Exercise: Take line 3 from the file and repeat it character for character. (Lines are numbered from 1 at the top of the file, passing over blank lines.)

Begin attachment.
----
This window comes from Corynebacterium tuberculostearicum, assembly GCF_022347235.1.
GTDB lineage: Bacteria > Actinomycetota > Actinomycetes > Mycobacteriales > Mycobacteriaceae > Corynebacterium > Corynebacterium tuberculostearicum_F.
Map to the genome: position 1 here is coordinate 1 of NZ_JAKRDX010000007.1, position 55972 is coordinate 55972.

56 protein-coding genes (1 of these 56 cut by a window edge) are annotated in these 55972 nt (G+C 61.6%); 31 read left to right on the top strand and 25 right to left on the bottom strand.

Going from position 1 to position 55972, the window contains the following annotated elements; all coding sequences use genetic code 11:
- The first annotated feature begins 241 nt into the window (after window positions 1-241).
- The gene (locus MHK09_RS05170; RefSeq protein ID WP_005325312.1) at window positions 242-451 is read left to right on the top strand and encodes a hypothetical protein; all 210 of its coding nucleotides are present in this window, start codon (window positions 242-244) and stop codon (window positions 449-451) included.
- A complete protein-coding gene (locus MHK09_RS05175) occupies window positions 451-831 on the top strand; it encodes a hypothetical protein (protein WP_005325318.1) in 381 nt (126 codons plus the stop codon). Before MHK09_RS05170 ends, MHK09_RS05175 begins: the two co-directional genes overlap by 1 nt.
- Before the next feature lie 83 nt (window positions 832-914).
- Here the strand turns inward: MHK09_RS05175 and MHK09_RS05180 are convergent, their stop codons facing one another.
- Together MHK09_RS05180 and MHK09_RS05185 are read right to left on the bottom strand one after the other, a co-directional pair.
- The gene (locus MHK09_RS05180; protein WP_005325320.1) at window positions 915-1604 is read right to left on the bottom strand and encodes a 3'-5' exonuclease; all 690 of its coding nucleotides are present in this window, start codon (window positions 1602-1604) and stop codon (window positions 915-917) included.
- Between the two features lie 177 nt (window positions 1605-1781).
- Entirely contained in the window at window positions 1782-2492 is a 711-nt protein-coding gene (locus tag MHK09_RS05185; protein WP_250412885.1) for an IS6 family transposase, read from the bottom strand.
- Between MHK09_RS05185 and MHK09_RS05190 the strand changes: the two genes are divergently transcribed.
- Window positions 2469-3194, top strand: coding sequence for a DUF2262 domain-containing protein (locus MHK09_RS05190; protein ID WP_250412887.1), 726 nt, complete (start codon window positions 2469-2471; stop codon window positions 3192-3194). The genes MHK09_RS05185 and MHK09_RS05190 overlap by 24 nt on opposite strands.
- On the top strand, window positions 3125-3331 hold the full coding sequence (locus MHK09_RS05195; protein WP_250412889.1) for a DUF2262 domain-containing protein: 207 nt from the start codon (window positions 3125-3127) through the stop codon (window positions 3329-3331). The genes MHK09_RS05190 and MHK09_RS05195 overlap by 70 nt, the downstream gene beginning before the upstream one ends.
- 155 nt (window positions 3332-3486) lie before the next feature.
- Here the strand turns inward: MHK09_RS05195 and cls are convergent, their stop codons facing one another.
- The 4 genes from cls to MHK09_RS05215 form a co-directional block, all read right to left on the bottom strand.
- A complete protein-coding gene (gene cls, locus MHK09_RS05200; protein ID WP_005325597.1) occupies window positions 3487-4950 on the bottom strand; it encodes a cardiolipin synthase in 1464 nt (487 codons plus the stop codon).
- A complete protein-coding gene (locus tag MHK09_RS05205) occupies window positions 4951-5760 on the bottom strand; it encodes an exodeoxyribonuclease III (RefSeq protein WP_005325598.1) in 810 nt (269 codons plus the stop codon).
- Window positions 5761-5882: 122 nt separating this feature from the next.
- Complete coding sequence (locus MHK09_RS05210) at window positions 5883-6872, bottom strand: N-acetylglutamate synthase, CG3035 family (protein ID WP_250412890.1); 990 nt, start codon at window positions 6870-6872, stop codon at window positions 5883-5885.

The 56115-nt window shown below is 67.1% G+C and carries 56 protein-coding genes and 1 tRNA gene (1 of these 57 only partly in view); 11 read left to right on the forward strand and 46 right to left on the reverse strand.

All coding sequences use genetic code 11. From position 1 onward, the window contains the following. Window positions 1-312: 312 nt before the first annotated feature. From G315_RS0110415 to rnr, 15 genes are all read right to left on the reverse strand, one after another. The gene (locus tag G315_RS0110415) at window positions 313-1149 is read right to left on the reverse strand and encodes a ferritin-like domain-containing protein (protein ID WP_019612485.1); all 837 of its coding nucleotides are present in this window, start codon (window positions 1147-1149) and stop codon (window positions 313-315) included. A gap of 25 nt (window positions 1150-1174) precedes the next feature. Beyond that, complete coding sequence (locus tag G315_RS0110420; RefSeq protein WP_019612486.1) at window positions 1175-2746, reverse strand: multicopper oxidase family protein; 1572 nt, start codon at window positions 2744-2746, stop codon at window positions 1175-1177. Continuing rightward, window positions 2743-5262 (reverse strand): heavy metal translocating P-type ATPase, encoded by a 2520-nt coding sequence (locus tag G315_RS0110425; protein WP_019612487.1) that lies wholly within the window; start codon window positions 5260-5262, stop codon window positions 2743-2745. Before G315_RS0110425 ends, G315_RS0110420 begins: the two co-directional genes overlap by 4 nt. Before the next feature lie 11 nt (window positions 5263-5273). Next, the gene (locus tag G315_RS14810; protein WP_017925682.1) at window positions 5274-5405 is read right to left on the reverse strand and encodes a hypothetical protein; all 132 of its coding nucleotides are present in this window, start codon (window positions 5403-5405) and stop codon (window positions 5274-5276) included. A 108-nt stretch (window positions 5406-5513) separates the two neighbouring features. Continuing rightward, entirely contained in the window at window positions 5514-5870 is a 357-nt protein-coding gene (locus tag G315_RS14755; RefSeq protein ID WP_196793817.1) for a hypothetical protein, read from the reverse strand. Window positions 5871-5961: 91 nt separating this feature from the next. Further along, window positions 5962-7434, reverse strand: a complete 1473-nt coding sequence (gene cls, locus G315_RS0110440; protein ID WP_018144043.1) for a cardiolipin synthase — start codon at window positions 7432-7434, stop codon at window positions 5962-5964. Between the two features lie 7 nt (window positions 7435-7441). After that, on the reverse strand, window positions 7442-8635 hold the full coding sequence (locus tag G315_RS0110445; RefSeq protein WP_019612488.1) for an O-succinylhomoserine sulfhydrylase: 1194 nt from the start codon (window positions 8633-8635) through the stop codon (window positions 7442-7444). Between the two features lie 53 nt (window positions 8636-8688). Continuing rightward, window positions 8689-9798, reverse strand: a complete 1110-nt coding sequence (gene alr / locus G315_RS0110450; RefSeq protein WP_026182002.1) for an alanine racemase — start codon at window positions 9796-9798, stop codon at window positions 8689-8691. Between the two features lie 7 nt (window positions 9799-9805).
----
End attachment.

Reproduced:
Map to the genome: position 1 here is coordinate 1 of NZ_JAKRDX010000007.1, position 55972 is coordinate 55972.